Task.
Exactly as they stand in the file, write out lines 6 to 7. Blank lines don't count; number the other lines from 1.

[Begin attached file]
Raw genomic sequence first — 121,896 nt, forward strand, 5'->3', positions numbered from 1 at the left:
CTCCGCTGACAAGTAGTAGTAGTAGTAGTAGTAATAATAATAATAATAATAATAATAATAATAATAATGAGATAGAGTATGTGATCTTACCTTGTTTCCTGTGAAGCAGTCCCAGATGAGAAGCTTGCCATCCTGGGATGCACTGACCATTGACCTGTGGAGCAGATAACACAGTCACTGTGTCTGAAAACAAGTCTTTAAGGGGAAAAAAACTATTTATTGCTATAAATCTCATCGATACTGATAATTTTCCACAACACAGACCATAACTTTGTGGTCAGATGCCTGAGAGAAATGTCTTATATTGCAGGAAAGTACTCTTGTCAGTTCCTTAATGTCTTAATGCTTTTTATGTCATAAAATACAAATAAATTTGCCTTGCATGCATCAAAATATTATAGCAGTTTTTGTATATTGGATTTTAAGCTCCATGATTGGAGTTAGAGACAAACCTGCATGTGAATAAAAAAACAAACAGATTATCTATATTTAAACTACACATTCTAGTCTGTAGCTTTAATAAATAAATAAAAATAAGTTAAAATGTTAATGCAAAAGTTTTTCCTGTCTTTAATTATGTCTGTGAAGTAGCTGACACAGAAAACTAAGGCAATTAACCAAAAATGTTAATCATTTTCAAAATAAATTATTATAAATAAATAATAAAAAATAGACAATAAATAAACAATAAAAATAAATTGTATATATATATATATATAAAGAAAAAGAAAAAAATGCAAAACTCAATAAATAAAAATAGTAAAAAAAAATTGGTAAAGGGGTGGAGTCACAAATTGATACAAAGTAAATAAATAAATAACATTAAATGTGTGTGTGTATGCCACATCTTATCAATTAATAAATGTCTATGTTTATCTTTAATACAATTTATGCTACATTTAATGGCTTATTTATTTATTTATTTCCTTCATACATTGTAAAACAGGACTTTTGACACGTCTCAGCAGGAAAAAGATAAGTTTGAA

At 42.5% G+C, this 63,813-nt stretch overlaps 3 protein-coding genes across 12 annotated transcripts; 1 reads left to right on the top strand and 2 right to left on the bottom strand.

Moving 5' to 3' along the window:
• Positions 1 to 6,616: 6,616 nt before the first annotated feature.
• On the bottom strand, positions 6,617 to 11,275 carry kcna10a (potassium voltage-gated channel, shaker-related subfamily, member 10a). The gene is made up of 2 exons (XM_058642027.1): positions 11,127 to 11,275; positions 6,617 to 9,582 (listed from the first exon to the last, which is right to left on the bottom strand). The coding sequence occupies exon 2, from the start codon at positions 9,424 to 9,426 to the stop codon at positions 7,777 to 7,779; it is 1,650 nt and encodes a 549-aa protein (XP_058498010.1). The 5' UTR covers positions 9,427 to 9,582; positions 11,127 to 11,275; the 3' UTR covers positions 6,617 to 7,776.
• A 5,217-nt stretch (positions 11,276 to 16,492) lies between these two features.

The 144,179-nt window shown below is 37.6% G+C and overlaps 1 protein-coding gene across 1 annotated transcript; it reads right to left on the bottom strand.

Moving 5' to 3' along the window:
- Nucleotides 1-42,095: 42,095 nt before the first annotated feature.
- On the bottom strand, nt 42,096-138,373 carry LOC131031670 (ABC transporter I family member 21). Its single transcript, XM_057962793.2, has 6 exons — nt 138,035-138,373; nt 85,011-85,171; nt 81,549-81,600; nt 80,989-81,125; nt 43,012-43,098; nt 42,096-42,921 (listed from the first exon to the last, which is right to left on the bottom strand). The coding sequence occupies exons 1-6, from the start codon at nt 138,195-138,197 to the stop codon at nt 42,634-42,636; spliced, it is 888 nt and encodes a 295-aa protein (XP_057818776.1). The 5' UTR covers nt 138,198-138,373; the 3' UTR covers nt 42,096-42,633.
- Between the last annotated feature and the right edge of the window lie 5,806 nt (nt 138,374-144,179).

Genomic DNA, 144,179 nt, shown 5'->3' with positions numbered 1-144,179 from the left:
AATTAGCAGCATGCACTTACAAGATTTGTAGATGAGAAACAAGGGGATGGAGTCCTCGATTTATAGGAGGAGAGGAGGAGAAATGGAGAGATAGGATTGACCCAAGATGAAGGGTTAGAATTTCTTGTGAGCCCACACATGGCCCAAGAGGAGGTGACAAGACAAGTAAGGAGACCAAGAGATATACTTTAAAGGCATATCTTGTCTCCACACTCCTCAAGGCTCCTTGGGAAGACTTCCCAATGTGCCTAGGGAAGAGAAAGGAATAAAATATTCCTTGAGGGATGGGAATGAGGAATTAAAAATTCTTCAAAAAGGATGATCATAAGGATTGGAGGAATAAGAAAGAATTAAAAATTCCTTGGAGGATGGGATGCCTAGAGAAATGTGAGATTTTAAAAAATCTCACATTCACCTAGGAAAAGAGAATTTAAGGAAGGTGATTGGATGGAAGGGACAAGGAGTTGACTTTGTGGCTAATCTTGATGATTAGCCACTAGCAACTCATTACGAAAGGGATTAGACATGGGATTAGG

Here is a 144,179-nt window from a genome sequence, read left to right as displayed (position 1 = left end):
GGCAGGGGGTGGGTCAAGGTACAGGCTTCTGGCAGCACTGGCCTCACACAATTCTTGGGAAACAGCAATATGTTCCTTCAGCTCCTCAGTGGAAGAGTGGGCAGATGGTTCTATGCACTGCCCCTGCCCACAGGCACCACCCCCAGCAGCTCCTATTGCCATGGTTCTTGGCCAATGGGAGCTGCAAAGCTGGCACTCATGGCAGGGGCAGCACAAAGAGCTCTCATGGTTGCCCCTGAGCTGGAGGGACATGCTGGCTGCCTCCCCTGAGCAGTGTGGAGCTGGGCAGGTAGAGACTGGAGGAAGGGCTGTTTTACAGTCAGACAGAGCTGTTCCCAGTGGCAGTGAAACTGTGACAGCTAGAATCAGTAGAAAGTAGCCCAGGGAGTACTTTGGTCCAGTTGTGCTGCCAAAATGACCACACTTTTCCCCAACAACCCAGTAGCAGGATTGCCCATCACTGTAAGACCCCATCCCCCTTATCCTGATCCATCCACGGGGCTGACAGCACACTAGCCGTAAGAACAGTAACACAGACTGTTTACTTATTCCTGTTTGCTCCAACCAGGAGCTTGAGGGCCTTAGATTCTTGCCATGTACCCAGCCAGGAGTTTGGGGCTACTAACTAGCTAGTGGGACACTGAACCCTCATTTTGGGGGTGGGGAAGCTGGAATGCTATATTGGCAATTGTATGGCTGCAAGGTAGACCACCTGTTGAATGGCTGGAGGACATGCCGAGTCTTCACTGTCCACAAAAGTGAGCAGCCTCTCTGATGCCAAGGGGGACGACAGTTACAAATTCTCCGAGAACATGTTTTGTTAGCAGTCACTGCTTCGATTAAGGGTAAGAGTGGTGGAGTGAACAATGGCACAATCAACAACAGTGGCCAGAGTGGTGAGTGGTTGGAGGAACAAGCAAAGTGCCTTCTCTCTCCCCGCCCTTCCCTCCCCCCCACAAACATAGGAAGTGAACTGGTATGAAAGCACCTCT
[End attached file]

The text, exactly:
• On the bottom strand, positions 6,617 to 11,275 carry kcna10a (potassium voltage-gated channel, shaker-related subfamily, member 10a). The gene is made up of 2 exons (XM_058642027.1): positions 11,127 to 11,275; positions 6,617 to 9,582 (listed from the first exon to the last, which is right to left on the bottom strand). The coding sequence occupies exon 2, from the start codon at positions 9,424 to 9,426 to the stop codon at positions 7,777 to 7,779; it is 1,650 nt and encodes a 549-aa protein (XP_058498010.1). The 5' UTR covers positions 9,427 to 9,582; positions 11,127 to 11,275; the 3' UTR covers positions 6,617 to 7,776.
• A 5,217-nt stretch (positions 11,276 to 16,492) lies between these two features.